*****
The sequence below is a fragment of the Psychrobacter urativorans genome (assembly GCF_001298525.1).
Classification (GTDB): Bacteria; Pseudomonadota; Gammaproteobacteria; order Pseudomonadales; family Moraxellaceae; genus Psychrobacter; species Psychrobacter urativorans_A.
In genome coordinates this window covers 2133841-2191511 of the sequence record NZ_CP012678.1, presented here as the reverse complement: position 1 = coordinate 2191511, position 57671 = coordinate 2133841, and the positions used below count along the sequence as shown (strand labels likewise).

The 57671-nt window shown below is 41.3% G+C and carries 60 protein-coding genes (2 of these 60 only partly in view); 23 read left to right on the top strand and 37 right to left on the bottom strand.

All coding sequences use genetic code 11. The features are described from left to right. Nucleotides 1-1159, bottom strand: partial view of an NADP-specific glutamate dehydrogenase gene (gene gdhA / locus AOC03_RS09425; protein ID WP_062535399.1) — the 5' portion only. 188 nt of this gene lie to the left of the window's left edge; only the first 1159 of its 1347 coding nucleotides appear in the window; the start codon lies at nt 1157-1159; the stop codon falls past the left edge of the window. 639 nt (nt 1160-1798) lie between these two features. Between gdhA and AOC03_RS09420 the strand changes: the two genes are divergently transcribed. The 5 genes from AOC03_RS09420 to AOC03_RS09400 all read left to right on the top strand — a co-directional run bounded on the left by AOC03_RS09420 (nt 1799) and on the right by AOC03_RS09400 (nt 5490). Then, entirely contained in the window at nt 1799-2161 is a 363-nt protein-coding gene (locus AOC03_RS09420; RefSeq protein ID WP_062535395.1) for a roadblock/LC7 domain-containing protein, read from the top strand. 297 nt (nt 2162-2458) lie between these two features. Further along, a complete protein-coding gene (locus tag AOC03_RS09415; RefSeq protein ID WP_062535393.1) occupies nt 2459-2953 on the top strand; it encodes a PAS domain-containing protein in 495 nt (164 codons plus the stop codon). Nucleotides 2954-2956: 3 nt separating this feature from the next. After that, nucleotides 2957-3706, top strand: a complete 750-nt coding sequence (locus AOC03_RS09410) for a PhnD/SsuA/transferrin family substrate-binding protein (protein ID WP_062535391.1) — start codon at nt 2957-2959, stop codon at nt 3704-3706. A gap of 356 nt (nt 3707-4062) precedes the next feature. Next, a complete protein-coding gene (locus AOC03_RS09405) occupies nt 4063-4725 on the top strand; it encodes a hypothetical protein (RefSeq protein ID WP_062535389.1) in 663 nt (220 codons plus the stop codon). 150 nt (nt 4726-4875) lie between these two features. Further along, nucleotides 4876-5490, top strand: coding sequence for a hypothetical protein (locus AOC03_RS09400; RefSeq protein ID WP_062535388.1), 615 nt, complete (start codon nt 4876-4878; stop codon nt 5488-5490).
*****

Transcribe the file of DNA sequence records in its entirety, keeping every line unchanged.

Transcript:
The sequence below is a fragment of the Psychrobacter urativorans genome (assembly GCF_001298525.1).
Classification (GTDB): Bacteria; Pseudomonadota; Gammaproteobacteria; order Pseudomonadales; family Moraxellaceae; genus Psychrobacter; species Psychrobacter urativorans_A.
In genome coordinates this window covers 2133841-2191511 of the sequence record NZ_CP012678.1, presented here as the reverse complement: position 1 = coordinate 2191511, position 57671 = coordinate 2133841, and the positions used below count along the sequence as shown (strand labels likewise).

The 57671-nt window shown below is 41.3% G+C and carries 60 protein-coding genes (2 of these 60 only partly in view); 23 read left to right on the top strand and 37 right to left on the bottom strand.

All coding sequences use genetic code 11. The features are described from left to right. Nucleotides 1-1159, bottom strand: partial view of an NADP-specific glutamate dehydrogenase gene (gene gdhA / locus AOC03_RS09425; protein ID WP_062535399.1) — the 5' portion only. 188 nt of this gene lie to the left of the window's left edge; only the first 1159 of its 1347 coding nucleotides appear in the window; the start codon lies at nt 1157-1159; the stop codon falls past the left edge of the window. 639 nt (nt 1160-1798) lie between these two features. Between gdhA and AOC03_RS09420 the strand changes: the two genes are divergently transcribed. The 5 genes from AOC03_RS09420 to AOC03_RS09400 all read left to right on the top strand — a co-directional run bounded on the left by AOC03_RS09420 (nt 1799) and on the right by AOC03_RS09400 (nt 5490). Then, entirely contained in the window at nt 1799-2161 is a 363-nt protein-coding gene (locus AOC03_RS09420; RefSeq protein ID WP_062535395.1) for a roadblock/LC7 domain-containing protein, read from the top strand. 297 nt (nt 2162-2458) lie between these two features. Further along, a complete protein-coding gene (locus tag AOC03_RS09415; RefSeq protein ID WP_062535393.1) occupies nt 2459-2953 on the top strand; it encodes a PAS domain-containing protein in 495 nt (164 codons plus the stop codon). Nucleotides 2954-2956: 3 nt separating this feature from the next. After that, nucleotides 2957-3706, top strand: a complete 750-nt coding sequence (locus AOC03_RS09410) for a PhnD/SsuA/transferrin family substrate-binding protein (protein ID WP_062535391.1) — start codon at nt 2957-2959, stop codon at nt 3704-3706. A gap of 356 nt (nt 3707-4062) precedes the next feature. Next, a complete protein-coding gene (locus AOC03_RS09405) occupies nt 4063-4725 on the top strand; it encodes a hypothetical protein (RefSeq protein ID WP_062535389.1) in 663 nt (220 codons plus the stop codon). 150 nt (nt 4726-4875) lie between these two features. Further along, nucleotides 4876-5490, top strand: coding sequence for a hypothetical protein (locus AOC03_RS09400; RefSeq protein ID WP_062535388.1), 615 nt, complete (start codon nt 4876-4878; stop codon nt 5488-5490).